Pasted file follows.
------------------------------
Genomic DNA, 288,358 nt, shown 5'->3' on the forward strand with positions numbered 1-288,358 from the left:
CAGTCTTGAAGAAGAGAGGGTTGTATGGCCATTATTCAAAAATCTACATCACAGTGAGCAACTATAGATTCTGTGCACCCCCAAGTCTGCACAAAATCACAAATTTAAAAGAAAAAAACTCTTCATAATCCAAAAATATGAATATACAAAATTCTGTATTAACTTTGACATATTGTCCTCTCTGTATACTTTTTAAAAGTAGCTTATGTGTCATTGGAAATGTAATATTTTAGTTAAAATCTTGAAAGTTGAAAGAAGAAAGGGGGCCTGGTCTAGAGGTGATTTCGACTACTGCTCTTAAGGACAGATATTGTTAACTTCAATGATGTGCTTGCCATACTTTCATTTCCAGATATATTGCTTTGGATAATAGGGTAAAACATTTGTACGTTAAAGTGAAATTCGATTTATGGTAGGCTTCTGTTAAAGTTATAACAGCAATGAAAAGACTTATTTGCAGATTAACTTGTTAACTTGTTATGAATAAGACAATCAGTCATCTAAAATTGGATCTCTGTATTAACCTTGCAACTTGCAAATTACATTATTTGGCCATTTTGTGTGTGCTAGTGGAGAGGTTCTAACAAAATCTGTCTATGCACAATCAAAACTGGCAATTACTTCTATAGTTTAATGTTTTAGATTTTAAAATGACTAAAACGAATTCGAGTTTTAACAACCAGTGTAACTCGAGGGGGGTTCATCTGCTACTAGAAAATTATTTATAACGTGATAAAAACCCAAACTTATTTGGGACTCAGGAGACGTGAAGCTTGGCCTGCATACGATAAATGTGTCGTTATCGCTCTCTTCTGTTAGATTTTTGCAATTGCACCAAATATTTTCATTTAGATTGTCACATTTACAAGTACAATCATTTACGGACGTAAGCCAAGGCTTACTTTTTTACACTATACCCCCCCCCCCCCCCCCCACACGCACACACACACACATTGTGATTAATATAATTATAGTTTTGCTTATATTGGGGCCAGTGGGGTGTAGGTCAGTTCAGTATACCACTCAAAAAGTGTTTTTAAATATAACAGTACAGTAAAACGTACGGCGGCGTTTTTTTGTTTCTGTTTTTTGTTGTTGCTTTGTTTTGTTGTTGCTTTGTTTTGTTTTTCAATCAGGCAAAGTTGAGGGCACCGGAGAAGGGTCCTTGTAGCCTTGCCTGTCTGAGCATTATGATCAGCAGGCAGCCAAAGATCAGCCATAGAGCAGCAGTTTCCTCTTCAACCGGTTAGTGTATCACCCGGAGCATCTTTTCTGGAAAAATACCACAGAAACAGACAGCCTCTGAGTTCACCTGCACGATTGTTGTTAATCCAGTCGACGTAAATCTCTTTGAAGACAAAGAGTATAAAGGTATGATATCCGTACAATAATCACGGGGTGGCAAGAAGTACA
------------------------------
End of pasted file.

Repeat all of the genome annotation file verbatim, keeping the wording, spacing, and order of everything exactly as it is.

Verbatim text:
Genomic DNA, 288,358 nt, shown 5'->3' on the forward strand with positions numbered 1-288,358 from the left:
CAGTCTTGAAGAAGAGAGGGTTGTATGGCCATTATTCAAAAATCTACATCACAGTGAGCAACTATAGATTCTGTGCACCCCCAAGTCTGCACAAAATCACAAATTTAAAAGAAAAAAACTCTTCATAATCCAAAAATATGAATATACAAAATTCTGTATTAACTTTGACATATTGTCCTCTCTGTATACTTTTTAAAAGTAGCTTATGTGTCATTGGAAATGTAATATTTTAGTTAAAATCTTGAAAGTTGAAAGAAGAAAGGGGGCCTGGTCTAGAGGTGATTTCGACTACTGCTCTTAAGGACAGATATTGTTAACTTCAATGATGTGCTTGCCATACTTTCATTTCCAGATATATTGCTTTGGATAATAGGGTAAAACATTTGTACGTTAAAGTGAAATTCGATTTATGGTAGGCTTCTGTTAAAGTTATAACAGCAATGAAAAGACTTATTTGCAGATTAACTTGTTAACTTGTTATGAATAAGACAATCAGTCATCTAAAATTGGATCTCTGTATTAACCTTGCAACTTGCAAATTACATTATTTGGCCATTTTGTGTGTGCTAGTGGAGAGGTTCTAACAAAATCTGTCTATGCACAATCAAAACTGGCAATTACTTCTATAGTTTAATGTTTTAGATTTTAAAATGACTAAAACGAATTCGAGTTTTAACAACCAGTGTAACTCGAGGGGGGTTCATCTGCTACTAGAAAATTATTTATAACGTGATAAAAACCCAAACTTATTTGGGACTCAGGAGACGTGAAGCTTGGCCTGCATACGATAAATGTGTCGTTATCGCTCTCTTCTGTTAGATTTTTGCAATTGCACCAAATATTTTCATTTAGATTGTCACATTTACAAGTACAATCATTTACGGACGTAAGCCAAGGCTTACTTTTTTACACTATACCCCCCCCCCCCCCCCCCACACGCACACACACACACATTGTGATTAATATAATTATAGTTTTGCTTATATTGGGGCCAGTGGGGTGTAGGTCAGTTCAGTATACCACTCAAAAAGTGTTTTTAAATATAACAGTACAGTAAAACGTACGGCGGCGTTTTTTTGTTTCTGTTTTTTGTTGTTGCTTTGTTTTGTTGTTGCTTTGTTTTGTTTTTCAATCAGGCAAAGTTGAGGGCACCGGAGAAGGGTCCTTGTAGCCTTGCCTGTCTGAGCATTATGATCAGCAGGCAGCCAAAGATCAGCCATAGAGCAGCAGTTTCCTCTTCAACCGGTTAGTGTATCACCCGGAGCATCTTTTCTGGAAAAATACCACAGAAACAGACAGCCTCTGAGTTCACCTGCACGATTGTTGTTAATCCAGTCGACGTAAATCTCTTTGAAGACAAAGAGTATAAAGGTATGATATCCGTACAATAATCACGGGGTGGCAAGAAGTACA